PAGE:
To make sure there is enough space in the cluster to cope with the failure of a host, a certain percentage of free space in the cluster is reserved (from the beginning) and never used. This percentage needs to be adjusted to take into account the most overfull OSD in case the PG distribution is not even.

For instance, in a cluster with five hosts containing two identical disks each, reserving 20% plus 6.45% to account for the most overfull OSD displayed below should be enough:

crush analyze --type device --rule data \
              --replication-count 2 \
              --crushmap mymap.txt \
              --pool 0 --pg-num 1024 --pgp-num 1024
         ~id~  ~weight~  ~objects~  ~over/under used %~
~name~
device9     9       1.0        218                 6.45
device5     5       1.0        214                 4.49
device7     7       1.0        214                 4.49
device0     0       1.0        212                 3.52
device8     8       1.0        212                 3.52
device6     6       1.0        208                 1.56
device2     2       1.0        201                -1.86
device3     3       1.0        201                -1.86
device4     4       1.0        192                -6.25
device1     1       1.0        176               -14.06

However this uneven distribution will be different when a host is removed, because that causes a change in the most overfull OSD – and the new most overfull OSD may even be worse (more overfull) than the previous one. In our example cluster, device9 was the most (6.45%) overfull. If the host containing device8 and device9 is removed, device5 becomes the most overfull OSD, and it is worse (8.98%):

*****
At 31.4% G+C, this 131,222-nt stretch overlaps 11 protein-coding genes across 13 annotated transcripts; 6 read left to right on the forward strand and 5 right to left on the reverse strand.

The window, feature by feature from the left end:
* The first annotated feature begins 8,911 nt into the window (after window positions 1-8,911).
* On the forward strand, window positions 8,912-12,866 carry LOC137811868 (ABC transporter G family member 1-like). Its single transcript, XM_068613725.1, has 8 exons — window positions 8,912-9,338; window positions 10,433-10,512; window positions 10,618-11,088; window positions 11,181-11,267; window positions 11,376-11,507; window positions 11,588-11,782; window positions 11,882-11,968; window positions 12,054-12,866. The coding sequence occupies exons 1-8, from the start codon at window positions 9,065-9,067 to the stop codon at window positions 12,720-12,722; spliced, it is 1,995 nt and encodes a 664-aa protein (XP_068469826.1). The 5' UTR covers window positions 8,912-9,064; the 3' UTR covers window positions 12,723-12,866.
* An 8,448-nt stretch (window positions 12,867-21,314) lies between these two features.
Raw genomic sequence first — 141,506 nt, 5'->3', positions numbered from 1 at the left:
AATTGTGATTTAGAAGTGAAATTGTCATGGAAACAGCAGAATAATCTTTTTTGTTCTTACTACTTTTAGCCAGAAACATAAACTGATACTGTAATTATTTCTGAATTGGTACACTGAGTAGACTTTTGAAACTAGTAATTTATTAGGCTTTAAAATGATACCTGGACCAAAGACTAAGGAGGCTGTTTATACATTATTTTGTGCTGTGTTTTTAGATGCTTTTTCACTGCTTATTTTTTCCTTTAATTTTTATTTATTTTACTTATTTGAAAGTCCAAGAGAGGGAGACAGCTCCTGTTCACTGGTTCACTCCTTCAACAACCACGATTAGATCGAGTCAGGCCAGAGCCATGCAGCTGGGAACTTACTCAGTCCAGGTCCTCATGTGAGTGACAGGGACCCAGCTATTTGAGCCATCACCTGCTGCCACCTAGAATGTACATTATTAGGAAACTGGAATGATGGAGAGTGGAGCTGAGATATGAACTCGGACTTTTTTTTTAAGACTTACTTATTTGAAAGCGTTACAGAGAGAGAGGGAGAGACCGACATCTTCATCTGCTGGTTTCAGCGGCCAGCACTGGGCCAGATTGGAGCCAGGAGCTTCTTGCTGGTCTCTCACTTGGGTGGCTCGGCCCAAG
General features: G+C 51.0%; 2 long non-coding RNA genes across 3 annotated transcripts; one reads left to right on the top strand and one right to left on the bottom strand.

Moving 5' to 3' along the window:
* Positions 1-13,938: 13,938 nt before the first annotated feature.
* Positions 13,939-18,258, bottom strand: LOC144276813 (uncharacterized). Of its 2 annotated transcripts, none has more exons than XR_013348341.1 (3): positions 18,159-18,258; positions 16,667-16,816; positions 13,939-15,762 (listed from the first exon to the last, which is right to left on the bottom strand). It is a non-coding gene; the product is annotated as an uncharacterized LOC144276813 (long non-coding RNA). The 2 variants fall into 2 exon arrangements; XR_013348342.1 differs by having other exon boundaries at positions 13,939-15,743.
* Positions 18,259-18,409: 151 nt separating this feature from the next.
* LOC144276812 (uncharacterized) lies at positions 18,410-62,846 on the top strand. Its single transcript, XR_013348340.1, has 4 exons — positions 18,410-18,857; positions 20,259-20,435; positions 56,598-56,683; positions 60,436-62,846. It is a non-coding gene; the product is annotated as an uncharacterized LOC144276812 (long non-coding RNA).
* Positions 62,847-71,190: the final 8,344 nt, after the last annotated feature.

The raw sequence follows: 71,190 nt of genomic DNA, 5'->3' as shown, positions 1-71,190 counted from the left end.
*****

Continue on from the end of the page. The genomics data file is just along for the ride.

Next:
~id~  ~weight~  ~objects~  ~over/under used %~
~name~
device5     5       1.0        279                 8.98
device7     7       1.0        270                 5.47
device2     2       1.0        268                 4.69
device0     0       1.0        267                 4.30
device3     3       1.0        249                -2.73
device6     6       1.0        246                -3.91
device1     1       1.0        241                -5.86
device4     4       1.0        228               -10.94

It would therefore be better to reserve 28.98% instead of 26.45% to make sure the cluster does not become too full after a host failure. To help with that, the crush analyze command was modified to display the worst case scenario for each bucket type in the crushmap: